France is to change how it calculates the Nutri-score food ranking system in a bid to make it easier for people to choose healthier food.
Nutri-score gives food and drink items a score from A to E - A being the most healthy and E the least - based on their key ingredients, such as sugar, salt and fibre.
However, it is not mandatory.
The new algorithm is set to come into force by the end of this year, France’s public health agency announced on Monday (April 24).
Food manufacturers will then have two years to change their packaging in line with the new rules.
In particular, the changes will include several key shifts when it comes to drinks:
Making the ranking more coherent across drinks. Milk, dairy, and vegetable drinks will be included in the algorithm, with skimmed and semi-skimmed milk appearing in the more-healthy ranks to differentiate them from sweetened milk drinks.
Improving the labelling of the nutritional contents of drinks, including their sugar content
Keeping water in the A category.
Ensuring fruit juices, nectars, and smoothies are all ranked according to a similar algorithm to ensure uniform, logical ratings.
Food changes will include:
Improve the differentiation between food when it comes to salt and sugar content
Improvement in the differentiation between food rich in fibre versus highly-processed items
A healthier classification in fatty fish, which contains healthy Omega 3s
A better classification of oils lower in saturated fat
A better classification of poultry when compared to red meat
Launched in 2017, the Nutri-score ranking system is used across many European countries, including France, Belgium, Germany, Luxembourg, the Netherlands, Switzerland and Spain.
Different countries can currently add their own elements to the algorithm calculation, but the new system is set to standardise the method across all countries by the end of 2023.
Why this new change?
The new system comes after the latest Comité scientifique report recommended changes in the way the algorithm is calculated, in line with major public health norms.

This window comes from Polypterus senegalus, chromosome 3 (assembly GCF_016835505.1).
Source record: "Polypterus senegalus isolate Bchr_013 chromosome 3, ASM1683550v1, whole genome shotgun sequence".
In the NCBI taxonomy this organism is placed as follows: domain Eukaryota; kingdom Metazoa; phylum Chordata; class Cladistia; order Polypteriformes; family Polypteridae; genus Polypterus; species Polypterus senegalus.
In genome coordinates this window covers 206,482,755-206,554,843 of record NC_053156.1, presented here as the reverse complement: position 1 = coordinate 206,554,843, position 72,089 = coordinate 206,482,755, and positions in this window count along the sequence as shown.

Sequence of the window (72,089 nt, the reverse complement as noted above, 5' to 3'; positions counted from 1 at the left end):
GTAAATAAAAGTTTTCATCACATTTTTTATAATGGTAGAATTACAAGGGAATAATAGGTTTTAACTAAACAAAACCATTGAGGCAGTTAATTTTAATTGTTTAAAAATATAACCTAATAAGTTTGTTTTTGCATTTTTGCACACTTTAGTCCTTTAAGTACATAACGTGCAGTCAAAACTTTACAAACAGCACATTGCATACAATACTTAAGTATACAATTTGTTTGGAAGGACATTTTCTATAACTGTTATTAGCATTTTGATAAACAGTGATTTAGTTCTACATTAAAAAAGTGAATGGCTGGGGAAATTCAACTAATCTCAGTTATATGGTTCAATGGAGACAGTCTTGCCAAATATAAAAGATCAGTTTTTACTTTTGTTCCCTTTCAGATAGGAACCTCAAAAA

In a joint statement, health authorities from countries including France and Germany said: “This new algorithm will strengthen the effectiveness of the Nutri-Score to classify food and drink in coherence with food recommendation principles of European countries.”
The new algorithm aims to give consumers more insight into the health benefits (or not) of food and drink for sale in shops.
The colour system (which goes from green to red) will remain the same, but the way the ranking is worked out will change.
Despite being used in many major European countries, the system is not European Union-wide. This is most notable in Italy, where it was rejected due to strong lobbying from farming and food groups, who feared it could harm their interests.
Food manufacturers in France, particularly cheesemakers, have also opposed some elements of the system. In November 2022, The Connexion spoke to the Nurtri-score founder to find out more about why some foods are unexpectedly ranked higher than others.
Dr Serge Hercberg explained, for example, that chips could be considered healthy, as they “come from potatoes and are low in salt and sugar”, while “Roquefort is loaded in salt, saturated fat and calories”.
He said that it was often the cooking style and sauces that are added to foods such as chips that could have a detrimental effect on the food’s nutritional value, not the chips themselves.
Dr Hercberg advised consumers to look for products containing fruits, vegetables and fibre, which are low in salt, sugar, and saturated fats when trying to buy healthier foods.